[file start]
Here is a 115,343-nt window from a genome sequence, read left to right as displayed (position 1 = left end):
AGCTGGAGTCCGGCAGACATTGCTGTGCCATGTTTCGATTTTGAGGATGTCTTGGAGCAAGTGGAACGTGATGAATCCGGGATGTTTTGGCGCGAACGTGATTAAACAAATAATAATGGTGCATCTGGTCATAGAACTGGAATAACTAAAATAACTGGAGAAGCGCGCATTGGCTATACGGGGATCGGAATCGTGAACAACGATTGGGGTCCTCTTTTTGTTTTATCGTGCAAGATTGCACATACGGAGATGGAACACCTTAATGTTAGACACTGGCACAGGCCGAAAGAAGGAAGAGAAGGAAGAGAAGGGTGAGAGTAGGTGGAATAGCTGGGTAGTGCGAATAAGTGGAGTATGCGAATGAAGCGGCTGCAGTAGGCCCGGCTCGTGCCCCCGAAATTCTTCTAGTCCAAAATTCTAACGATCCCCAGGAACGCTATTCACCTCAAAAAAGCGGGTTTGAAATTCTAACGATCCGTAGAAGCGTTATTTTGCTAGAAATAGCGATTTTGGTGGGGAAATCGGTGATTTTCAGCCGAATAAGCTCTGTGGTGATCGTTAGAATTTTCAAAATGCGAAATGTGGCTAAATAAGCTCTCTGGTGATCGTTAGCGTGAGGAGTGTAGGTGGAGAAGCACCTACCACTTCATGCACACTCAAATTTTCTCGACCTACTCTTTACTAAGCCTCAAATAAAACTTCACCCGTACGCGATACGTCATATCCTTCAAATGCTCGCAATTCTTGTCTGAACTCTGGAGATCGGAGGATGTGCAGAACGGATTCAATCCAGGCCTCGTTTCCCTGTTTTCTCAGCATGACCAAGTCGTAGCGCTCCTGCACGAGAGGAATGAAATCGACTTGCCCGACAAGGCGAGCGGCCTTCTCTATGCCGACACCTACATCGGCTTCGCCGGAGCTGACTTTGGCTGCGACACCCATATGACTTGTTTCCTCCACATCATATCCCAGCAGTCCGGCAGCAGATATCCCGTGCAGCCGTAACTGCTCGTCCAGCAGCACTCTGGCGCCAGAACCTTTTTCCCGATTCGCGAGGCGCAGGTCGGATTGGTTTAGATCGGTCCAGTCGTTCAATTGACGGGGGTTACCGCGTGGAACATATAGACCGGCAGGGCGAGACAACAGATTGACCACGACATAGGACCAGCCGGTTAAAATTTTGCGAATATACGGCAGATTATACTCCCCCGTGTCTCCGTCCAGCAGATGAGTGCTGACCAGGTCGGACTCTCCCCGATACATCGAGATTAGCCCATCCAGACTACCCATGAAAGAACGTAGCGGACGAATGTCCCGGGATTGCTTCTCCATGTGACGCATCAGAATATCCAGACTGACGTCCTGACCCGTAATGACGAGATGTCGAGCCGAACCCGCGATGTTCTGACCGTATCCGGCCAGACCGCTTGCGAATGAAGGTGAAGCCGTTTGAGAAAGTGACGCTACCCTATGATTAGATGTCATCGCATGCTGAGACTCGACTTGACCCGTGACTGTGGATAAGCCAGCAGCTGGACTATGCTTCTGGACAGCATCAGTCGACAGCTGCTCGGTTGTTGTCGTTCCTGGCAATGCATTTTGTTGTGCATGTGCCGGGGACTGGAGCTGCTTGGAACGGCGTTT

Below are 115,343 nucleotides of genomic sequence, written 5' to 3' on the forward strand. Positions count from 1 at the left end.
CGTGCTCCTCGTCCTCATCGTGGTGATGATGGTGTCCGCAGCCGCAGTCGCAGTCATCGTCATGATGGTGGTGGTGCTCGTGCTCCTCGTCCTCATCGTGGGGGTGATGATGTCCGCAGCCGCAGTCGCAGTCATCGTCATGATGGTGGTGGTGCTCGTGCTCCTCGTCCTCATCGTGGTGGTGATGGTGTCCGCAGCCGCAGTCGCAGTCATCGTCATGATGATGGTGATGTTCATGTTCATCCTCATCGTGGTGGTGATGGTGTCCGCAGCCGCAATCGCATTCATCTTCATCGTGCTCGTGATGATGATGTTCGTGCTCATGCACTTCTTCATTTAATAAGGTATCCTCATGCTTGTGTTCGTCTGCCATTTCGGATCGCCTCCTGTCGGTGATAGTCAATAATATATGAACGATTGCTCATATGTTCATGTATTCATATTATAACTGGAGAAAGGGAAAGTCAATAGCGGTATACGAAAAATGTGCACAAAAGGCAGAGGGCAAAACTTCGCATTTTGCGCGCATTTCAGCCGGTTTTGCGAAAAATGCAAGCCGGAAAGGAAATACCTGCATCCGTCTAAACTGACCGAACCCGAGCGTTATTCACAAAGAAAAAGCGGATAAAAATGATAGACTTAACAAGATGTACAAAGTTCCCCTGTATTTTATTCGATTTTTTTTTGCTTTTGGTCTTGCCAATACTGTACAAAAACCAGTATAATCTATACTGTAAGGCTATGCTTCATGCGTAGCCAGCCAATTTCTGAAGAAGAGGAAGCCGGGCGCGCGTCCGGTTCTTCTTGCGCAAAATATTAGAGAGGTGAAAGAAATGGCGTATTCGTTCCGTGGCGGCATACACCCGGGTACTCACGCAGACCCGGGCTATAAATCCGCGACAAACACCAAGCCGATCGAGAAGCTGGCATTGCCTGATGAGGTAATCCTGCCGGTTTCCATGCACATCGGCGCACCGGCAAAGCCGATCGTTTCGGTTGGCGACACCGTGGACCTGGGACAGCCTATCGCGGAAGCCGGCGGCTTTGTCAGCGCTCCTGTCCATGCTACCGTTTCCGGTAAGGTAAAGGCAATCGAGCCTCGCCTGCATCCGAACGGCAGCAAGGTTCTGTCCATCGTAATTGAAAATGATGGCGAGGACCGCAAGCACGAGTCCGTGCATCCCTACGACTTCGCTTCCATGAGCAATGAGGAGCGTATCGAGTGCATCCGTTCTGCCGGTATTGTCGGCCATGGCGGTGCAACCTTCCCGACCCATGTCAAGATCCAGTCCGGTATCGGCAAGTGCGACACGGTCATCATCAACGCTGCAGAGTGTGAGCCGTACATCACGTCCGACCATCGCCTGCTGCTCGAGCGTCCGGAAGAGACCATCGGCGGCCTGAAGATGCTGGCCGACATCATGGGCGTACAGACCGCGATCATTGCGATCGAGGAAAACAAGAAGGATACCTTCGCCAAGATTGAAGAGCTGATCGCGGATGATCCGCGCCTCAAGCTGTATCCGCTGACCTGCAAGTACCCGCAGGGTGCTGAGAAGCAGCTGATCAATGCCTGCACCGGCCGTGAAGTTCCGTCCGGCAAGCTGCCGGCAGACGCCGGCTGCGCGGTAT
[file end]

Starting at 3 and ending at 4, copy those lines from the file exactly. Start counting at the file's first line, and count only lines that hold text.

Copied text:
Below are 115,343 nucleotides of genomic sequence, written 5' to 3' on the forward strand. Positions count from 1 at the left end.
CGTGCTCCTCGTCCTCATCGTGGTGATGATGGTGTCCGCAGCCGCAGTCGCAGTCATCGTCATGATGGTGGTGGTGCTCGTGCTCCTCGTCCTCATCGTGGGGGTGATGATGTCCGCAGCCGCAGTCGCAGTCATCGTCATGATGGTGGTGGTGCTCGTGCTCCTCGTCCTCATCGTGGTGGTGATGGTGTCCGCAGCCGCAGTCGCAGTCATCGTCATGATGATGGTGATGTTCATGTTCATCCTCATCGTGGTGGTGATGGTGTCCGCAGCCGCAATCGCATTCATCTTCATCGTGCTCGTGATGATGATGTTCGTGCTCATGCACTTCTTCATTTAATAAGGTATCCTCATGCTTGTGTTCGTCTGCCATTTCGGATCGCCTCCTGTCGGTGATAGTCAATAATATATGAACGATTGCTCATATGTTCATGTATTCATATTATAACTGGAGAAAGGGAAAGTCAATAGCGGTATACGAAAAATGTGCACAAAAGGCAGAGGGCAAAACTTCGCATTTTGCGCGCATTTCAGCCGGTTTTGCGAAAAATGCAAGCCGGAAAGGAAATACCTGCATCCGTCTAAACTGACCGAACCCGAGCGTTATTCACAAAGAAAAAGCGGATAAAAATGATAGACTTAACAAGATGTACAAAGTTCCCCTGTATTTTATTCGATTTTTTTTTGCTTTTGGTCTTGCCAATACTGTACAAAAACCAGTATAATCTATACTGTAAGGCTATGCTTCATGCGTAGCCAGCCAATTTCTGAAGAAGAGGAAGCCGGGCGCGCGTCCGGTTCTTCTTGCGCAAAATATTAGAGAGGTGAAAGAAATGGCGTATTCGTTCCGTGGCGGCATACACCCGGGTACTCACGCAGACCCGGGCTATAAATCCGCGACAAACACCAAGCCGATCGAGAAGCTGGCATTGCCTGATGAGGTAATCCTGCCGGTTTCCATGCACATCGGCGCACCGGCAAAGCCGATCGTTTCGGTTGGCGACACCGTGGACCTGGGACAGCCTATCGCGGAAGCCGGCGGCTTTGTCAGCGCTCCTGTCCATGCTACCGTTTCCGGTAAGGTAAAGGCAATCGAGCCTCGCCTGCATCCGAACGGCAGCAAGGTTCTGTCCATCGTAATTGAAAATGATGGCGAGGACCGCAAGCACGAGTCCGTGCATCCCTACGACTTCGCTTCCATGAGCAATGAGGAGCGTATCGAGTGCATCCGTTCTGCCGGTATTGTCGGCCATGGCGGTGCAACCTTCCCGACCCATGTCAAGATCCAGTCCGGTATCGGCAAGTGCGACACGGTCATCATCAACGCTGCAGAGTGTGAGCCGTACATCACGTCCGACCATCGCCTGCTGCTCGAGCGTCCGGAAGAGACCATCGGCGGCCTGAAGATGCTGGCCGACATCATGGGCGTACAGACCGCGATCATTGCGATCGAGGAAAACAAGAAGGATACCTTCGCCAAGATTGAAGAGCTGATCGCGGATGATCCGCGCCTCAAGCTGTATCCGCTGACCTGCAAGTACCCGCAGGGTGCTGAGAAGCAGCTGATCAATGCCTGCACCGGCCGTGAAGTTCCGTCCGGCAAGCTGCCGGCAGACGCCGGCTGCGCGGTAT